Homestead

Constructing the Dry Lot

 

We are pretty lucky that our barn is located on higher ground and right next to a wooded area that we can use as a dry lot paddock for the horses.  It is always dry and has firm footing, even on days when it is rainy.  It will provide shade and space for them to walk and move, without getting too much grass or mud.  One concern I’ve thought about is that horses can eat the bark off trees, damaging them.  But I hope that with enough free choice hay left out for them, they will leave the trees alone.  Immediately adjacent to the run-in shed, we are going to have to put in some gravel since that area was freshly graded and is quite muddy!  I ordered 20 tons of gravel, as well as this geotextile fabric to lay down under the gravel.  I had no idea how much stone I would need, but I called up the local quarry and they were very helpful. If you give them the area of your space and how high you want the gravel, they can advise on tonnage.

The most important step to getting drainage is to make sure the dry lot has a 1-2% slope away from the barn.  The topsoil needs to be removed and then the sub-base graded with a slope.  Next, you lay down your fabric, then gravel, and lastly the footing layer.

Once the sub-base is graded adequately, the fabric is put down to prevent the gravel from embedding into the ground below.  (If the gravel were to get pushed into the soil below, it would be ineffective.) We ran the fabric perpendicular to the flow of water, so the water would run from one layer to the next without getting in between the layers.  The water flows away from the barn, and the fabric is overlapped about 6″ under the previous layer.  It’s easy to see what I mean in the photo below.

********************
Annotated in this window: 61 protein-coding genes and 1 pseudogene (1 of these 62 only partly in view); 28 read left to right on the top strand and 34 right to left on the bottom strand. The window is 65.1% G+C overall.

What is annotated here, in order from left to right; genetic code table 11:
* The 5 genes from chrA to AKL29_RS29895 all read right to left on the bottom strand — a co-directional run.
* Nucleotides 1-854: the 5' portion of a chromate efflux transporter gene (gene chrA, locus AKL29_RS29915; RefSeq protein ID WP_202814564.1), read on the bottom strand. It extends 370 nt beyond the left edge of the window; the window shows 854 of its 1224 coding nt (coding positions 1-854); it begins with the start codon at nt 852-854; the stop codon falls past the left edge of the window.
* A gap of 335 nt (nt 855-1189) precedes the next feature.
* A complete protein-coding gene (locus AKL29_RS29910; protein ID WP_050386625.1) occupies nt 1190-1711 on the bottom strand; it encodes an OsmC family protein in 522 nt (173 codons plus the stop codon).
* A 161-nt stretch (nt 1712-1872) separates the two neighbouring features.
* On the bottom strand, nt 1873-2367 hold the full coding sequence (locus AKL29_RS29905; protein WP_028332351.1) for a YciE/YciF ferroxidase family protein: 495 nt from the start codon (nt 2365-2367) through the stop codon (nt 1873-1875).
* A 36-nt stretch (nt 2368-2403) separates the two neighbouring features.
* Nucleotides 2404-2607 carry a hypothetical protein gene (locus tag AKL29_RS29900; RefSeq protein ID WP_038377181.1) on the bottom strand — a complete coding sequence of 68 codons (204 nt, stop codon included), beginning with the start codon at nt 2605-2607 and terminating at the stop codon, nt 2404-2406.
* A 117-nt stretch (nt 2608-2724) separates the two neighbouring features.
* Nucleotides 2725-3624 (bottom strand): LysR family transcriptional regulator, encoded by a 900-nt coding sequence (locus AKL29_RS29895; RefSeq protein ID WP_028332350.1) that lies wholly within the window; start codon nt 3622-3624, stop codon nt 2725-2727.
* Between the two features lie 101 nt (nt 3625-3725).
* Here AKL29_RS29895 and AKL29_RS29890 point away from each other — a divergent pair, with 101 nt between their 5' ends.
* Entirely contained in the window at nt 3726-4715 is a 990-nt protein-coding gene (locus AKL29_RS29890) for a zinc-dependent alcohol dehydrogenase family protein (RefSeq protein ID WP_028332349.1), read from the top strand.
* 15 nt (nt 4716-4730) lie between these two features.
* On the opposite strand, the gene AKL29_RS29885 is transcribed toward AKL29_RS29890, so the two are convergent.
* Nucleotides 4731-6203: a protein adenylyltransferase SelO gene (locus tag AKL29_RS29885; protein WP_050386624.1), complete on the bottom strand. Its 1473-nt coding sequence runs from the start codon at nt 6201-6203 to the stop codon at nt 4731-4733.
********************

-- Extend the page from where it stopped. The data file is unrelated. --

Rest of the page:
Overlapping the geotextile fabric

Once the fabric was down it was time for 4″ of gravel on top.  I ordered a truck full of 1″- 2.5″ clean stone.  Clean stone means there will be no fine particles along with the gravel.  This will provide a good base for drainage.  One thing to keep in mind, it is helpful to have the gravel and footing material delivered prior to the day your grading contractor will arrive.  That way, he can do the grading and spreading all in the same day.

The wind was flapping up the fabric quite a bit, so I enlisted some help and Grading Guy followed closely behind us dropping mounds of gravel to keep the fabric in place too!  Oh the dust!

I probably could have used another 10 tons of stone..but we just thinned the gravel out as we got farther from the barn. The downward slope increases there too, so I’m pretty confident the water will run off just fine.

The top footing layer is going to be 3 inches of wood chips.  Why?  Because we happen to have mounds of wood chips on site.  It wouldn’t be the best footing option, but it will work for a year or two until it starts to decompose, at which point we can scrape that layer off and add fresh wood chips.  Ideally, you would use a mix of stone dust and sand, or ground limestone – basically, anything that is soft for their hooves and won’t decompose!  Limestone has the added benefit that it neutralizes the smell of urine, however, I couldn’t find any limestone quarries nearby.  But I’m okay with using wood chips.  There is always a better way that costs more money.  The wood chips are a great temporary footing until we get the funds to upgrade.  It looks great, fit into our budget and the horses will have happy feet on here!

The finished dry lot looks great!

 

 

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